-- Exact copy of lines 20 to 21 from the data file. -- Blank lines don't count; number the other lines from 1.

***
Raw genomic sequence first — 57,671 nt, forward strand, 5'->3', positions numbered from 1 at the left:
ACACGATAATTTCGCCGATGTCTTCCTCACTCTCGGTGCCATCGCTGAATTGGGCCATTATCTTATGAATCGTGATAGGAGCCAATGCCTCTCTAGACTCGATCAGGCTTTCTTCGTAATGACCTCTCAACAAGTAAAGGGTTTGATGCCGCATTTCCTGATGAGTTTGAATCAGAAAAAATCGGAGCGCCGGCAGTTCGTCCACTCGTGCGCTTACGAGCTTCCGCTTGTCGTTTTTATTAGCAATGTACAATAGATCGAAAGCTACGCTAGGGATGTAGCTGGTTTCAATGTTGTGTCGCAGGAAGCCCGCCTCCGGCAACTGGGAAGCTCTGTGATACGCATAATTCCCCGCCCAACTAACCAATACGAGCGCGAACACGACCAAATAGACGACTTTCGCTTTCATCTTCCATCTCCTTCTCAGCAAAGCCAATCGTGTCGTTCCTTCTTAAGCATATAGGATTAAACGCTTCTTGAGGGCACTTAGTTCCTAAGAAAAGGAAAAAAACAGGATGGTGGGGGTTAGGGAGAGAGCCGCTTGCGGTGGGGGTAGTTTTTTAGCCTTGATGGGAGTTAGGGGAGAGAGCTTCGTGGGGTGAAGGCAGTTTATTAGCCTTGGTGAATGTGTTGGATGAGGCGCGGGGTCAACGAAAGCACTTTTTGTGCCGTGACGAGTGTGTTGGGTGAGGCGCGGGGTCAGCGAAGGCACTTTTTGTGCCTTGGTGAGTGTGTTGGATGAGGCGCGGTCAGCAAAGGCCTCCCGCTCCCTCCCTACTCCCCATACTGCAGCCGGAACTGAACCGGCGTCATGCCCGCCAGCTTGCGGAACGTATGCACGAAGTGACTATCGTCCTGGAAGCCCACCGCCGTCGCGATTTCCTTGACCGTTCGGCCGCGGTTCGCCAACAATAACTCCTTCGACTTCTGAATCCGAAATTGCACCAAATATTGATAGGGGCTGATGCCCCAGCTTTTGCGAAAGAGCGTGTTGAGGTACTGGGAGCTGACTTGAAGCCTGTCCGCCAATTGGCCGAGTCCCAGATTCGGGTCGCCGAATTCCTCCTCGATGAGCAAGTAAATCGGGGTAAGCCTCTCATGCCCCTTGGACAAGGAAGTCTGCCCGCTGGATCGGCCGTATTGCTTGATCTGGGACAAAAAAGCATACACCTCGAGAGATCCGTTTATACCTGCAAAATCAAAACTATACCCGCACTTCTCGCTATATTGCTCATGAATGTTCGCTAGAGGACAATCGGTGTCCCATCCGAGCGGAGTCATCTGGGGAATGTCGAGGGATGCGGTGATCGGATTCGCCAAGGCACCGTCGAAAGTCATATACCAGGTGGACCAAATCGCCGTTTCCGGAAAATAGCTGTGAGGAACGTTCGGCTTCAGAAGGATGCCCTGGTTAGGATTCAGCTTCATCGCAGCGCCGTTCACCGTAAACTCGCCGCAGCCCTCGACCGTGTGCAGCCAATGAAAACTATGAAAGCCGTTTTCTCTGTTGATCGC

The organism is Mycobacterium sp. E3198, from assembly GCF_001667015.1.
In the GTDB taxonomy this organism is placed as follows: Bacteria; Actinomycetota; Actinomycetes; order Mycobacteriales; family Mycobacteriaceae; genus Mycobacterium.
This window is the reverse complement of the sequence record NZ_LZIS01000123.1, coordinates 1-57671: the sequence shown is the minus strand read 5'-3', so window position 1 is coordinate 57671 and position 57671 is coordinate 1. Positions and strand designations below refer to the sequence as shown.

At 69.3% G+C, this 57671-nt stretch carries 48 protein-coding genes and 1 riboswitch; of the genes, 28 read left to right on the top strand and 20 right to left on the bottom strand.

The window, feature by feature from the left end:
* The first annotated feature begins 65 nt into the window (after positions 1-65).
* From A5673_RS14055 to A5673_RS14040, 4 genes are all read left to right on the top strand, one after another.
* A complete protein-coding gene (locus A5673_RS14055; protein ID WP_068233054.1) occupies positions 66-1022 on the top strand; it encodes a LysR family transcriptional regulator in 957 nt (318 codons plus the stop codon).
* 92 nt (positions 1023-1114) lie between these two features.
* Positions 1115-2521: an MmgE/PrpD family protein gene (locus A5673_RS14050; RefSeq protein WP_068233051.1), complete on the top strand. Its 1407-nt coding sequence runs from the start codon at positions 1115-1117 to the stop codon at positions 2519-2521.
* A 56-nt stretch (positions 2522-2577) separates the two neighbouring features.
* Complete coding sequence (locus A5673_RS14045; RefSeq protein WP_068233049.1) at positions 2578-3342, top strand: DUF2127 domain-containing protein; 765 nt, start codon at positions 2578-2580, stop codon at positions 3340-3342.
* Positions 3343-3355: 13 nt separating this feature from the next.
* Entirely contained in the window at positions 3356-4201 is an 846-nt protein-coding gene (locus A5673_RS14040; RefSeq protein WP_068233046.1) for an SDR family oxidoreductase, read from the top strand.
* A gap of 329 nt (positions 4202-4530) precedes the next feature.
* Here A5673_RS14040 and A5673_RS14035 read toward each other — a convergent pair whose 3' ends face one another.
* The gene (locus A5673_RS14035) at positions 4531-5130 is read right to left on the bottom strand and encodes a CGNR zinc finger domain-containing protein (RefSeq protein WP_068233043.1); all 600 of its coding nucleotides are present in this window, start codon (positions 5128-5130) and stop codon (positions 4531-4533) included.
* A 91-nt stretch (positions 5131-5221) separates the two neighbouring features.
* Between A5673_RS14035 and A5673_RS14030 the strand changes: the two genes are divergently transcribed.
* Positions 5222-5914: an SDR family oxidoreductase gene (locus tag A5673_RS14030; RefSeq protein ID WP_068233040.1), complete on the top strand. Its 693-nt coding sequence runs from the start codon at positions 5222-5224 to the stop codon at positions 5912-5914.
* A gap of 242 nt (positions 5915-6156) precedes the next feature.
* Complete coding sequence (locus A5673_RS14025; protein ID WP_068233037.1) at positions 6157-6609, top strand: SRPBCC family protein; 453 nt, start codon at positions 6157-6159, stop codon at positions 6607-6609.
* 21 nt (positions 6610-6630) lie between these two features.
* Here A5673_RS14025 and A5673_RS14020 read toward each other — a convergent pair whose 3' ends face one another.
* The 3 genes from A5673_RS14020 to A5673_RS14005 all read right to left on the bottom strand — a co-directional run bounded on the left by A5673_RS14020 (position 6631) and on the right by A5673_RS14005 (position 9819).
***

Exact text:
* A 91-nt stretch (positions 5131-5221) separates the two neighbouring features.
* Between A5673_RS14035 and A5673_RS14030 the strand changes: the two genes are divergently transcribed.